Overview

Mrs Warren's Profession


Show Summary Details

Quick Reference

A: George Bernard Shaw W: 1893 Pf: 1902 (private performance); 1925 (public), London Pb: 1898 G: Drama in 4 acts S: Haslemere, Surrey, and London, 1890s C: 4m, 2fVivie Warren is a strong-minded young woman, who has excelled at Cambridge and now wishes to have a career in law. She is wooed by the local Rector's son Frank Gardner, and has also attracted the attentions of a rich old roué Sir George Crofts. On a visit her mother Mrs Warren reveals that her wealth and the funds that have provided Vivie's education and lifestyle have all come from the profits of running brothels on the European continent. Vivie rejects the advances of Sir George, who has profited from her mother's ‘profession’ and who now retaliates by declaring that Vivie is Revd Gardner's daughter and so Frank's half-sister. Vivie flees to her law offices in London, where Frank agrees to treat her as his sister, and where, despite Mrs Warren's pleadings, Vivie rejects her mother and begins a life of independence.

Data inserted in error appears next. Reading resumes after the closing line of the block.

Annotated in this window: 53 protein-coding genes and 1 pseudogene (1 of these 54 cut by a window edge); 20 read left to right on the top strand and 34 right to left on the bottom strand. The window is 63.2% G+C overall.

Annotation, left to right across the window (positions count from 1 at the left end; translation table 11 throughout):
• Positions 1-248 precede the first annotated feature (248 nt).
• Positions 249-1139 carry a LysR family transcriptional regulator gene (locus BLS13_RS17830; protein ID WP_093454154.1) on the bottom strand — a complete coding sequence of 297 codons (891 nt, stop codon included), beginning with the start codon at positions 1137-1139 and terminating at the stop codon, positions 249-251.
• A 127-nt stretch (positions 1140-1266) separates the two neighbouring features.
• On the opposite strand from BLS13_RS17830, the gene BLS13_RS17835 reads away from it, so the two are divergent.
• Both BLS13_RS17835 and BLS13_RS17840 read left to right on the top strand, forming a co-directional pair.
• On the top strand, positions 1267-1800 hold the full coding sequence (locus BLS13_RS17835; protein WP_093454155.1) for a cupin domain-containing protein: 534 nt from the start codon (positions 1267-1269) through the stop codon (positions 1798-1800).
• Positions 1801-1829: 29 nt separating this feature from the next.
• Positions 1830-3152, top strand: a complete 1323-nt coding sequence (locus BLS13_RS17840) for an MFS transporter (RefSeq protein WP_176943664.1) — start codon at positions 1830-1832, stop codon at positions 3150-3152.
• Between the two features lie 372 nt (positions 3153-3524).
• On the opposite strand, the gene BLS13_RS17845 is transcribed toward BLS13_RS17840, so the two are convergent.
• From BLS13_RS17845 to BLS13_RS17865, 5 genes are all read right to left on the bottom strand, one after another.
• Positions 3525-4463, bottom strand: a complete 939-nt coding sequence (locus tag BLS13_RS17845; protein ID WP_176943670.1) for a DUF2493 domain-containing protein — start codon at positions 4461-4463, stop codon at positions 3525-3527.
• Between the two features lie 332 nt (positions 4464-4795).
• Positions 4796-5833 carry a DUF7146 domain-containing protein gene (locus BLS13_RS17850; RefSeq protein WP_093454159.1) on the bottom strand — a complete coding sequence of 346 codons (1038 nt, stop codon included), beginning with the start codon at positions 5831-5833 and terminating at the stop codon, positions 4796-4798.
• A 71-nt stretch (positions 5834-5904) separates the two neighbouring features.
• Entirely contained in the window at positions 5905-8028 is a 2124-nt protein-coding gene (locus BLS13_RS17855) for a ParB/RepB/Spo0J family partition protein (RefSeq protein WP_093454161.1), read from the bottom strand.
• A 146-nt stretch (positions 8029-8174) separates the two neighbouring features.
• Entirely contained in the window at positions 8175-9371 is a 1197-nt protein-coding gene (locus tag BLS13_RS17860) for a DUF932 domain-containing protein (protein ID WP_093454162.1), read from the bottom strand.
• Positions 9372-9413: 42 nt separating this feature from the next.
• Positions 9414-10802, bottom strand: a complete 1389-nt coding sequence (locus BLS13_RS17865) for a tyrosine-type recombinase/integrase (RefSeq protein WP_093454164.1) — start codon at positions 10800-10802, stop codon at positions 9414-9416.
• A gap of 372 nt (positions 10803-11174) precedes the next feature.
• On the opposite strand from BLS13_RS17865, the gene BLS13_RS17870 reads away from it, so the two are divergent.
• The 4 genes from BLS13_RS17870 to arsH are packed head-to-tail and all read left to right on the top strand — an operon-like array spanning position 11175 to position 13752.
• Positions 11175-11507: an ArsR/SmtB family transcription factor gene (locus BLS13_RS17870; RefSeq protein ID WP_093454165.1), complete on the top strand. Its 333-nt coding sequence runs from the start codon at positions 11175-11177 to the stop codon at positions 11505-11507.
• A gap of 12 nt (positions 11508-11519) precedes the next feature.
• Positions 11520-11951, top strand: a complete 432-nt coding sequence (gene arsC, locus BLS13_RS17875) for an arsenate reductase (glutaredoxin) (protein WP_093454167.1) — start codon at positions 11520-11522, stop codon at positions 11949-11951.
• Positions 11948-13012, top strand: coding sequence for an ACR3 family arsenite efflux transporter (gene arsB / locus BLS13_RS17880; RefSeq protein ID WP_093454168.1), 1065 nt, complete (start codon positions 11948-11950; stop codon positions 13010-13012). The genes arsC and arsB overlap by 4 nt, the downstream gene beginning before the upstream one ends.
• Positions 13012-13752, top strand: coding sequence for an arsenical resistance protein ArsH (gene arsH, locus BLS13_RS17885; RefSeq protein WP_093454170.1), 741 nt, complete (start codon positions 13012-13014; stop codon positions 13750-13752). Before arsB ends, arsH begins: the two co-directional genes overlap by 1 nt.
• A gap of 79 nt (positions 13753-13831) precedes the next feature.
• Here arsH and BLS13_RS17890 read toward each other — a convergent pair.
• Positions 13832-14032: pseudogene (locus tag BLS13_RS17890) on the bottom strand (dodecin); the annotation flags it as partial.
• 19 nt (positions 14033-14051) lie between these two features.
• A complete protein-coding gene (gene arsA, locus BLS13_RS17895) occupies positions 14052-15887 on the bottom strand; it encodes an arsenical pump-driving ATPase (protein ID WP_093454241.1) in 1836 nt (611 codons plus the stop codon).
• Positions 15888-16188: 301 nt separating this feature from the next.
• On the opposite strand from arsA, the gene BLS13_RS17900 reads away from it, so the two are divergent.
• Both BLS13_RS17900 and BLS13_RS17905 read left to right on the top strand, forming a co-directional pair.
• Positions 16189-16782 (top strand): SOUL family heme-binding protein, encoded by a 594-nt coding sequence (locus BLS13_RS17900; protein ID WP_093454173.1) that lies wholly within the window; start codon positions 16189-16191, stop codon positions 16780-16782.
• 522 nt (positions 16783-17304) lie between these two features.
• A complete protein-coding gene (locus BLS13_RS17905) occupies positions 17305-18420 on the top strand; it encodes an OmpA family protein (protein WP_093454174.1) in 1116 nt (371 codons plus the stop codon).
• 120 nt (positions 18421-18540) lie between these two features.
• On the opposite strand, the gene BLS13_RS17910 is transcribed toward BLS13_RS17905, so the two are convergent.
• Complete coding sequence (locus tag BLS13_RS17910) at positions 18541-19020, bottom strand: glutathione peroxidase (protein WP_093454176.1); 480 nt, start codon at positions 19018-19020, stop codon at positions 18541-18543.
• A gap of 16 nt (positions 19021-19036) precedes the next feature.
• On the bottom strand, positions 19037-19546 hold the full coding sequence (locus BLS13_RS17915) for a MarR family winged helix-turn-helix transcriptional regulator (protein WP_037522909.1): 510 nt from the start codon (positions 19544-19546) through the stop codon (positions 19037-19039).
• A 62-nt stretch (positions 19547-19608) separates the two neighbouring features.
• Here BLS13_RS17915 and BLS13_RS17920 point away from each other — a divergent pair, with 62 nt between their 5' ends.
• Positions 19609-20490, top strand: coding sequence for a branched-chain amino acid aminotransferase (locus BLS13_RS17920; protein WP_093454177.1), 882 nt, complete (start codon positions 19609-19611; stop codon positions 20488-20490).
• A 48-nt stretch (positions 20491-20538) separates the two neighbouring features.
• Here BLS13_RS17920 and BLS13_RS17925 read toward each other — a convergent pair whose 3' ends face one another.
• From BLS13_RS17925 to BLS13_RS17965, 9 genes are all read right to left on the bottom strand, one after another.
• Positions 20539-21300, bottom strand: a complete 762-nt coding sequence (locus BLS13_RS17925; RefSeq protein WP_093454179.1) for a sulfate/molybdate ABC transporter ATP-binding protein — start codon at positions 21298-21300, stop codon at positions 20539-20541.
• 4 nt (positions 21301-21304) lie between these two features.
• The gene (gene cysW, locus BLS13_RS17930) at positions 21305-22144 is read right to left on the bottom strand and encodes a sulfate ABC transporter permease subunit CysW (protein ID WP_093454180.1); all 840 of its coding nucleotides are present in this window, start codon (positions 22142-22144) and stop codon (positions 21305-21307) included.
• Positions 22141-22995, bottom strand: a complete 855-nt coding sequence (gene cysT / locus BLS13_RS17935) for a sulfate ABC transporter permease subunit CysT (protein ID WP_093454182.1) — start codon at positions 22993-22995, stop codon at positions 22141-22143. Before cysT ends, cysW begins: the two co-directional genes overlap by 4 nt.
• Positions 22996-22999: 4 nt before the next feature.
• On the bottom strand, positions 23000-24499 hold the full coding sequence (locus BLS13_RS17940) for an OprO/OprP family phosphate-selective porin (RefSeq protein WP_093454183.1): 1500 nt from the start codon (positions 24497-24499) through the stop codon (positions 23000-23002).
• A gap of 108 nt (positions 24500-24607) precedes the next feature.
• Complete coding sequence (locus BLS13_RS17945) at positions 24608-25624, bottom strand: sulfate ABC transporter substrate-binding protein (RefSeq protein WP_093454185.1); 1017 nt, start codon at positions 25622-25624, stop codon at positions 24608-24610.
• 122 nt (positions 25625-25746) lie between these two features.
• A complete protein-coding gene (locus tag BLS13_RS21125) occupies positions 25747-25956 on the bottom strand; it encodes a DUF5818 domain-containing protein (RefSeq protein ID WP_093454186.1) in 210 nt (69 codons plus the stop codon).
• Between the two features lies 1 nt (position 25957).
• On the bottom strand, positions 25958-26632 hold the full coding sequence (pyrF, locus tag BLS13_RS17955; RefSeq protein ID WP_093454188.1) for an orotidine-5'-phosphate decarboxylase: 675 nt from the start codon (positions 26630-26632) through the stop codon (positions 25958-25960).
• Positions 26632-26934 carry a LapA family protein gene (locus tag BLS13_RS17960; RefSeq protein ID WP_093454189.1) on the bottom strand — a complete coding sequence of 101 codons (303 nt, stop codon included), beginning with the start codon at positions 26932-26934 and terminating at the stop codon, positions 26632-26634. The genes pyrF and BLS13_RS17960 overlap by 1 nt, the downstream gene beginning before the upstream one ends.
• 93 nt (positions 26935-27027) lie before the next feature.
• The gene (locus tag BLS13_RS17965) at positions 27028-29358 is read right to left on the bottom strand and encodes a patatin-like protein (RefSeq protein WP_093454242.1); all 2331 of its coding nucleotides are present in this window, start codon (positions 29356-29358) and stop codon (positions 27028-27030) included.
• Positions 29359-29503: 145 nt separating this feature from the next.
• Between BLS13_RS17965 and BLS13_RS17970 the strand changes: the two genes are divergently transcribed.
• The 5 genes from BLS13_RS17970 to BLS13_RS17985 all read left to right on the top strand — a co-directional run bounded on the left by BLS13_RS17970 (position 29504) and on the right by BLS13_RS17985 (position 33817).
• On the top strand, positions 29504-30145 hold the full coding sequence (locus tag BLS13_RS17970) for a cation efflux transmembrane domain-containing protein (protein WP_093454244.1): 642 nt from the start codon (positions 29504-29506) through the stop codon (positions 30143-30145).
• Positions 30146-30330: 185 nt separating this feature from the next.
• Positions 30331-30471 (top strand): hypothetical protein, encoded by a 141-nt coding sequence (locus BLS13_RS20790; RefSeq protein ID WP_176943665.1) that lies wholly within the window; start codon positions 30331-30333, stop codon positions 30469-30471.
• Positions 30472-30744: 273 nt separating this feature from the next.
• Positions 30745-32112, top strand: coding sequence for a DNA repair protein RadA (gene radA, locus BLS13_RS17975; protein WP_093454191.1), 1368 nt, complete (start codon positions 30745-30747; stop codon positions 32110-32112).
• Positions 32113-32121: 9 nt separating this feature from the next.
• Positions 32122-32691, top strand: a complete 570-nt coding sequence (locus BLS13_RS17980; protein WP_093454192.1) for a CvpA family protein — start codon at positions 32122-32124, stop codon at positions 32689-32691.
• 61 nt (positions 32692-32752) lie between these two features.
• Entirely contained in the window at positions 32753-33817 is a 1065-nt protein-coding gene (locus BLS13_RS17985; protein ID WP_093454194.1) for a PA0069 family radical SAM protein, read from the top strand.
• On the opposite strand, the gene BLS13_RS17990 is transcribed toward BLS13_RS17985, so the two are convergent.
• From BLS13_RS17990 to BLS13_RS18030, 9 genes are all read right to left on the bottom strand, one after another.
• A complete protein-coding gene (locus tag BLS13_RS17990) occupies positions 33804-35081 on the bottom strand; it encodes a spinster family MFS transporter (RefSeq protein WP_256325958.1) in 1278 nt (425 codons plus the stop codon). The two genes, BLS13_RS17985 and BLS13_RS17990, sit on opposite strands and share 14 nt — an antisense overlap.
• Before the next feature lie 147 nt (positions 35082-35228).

A: George Bernard Shaw W: 1893 Pf: 1902 (private performance); 1925 (public), London Pb: 1898 G: Drama in 4 acts S: Haslemere, Surrey, and London, 1890s C: 4m, 2f

Because of censorship by the Lord Chamberlain, public performance of this play was delayed by over three decades. Shaw's purpose in tackling as sensitive a subject as prostitution was not just to shock the Victorian public, but to argue that women could only with the greatest difficulty achieve success in society without resorting to prostituting themselves, either as harlots – or as wives (as such it was intended as a corrective to Pinero's The Second Mrs Tanqueray). He also suggested, as Brecht does in The Threepenny Opera, that illegal activities like prostitution merely reflect the acceptable exploitation of society by capitalism. But Shaw is not writing a political tract: the final confrontation between mother and daughter, whose priggishness prevents her becoming a tiresomely idealized figure, has considerable emotional power, which has assured the play continuing popularity.

Subjects: Literary Studies (20th Century onwards) — Literary Studies (Plays and Playwrights).


Reference entries
Authors

George Bernard Shaw (1856—1950) playwright and polemicist


Users without a subscription are not able to see the full content. Please, subscribe or login to access all content.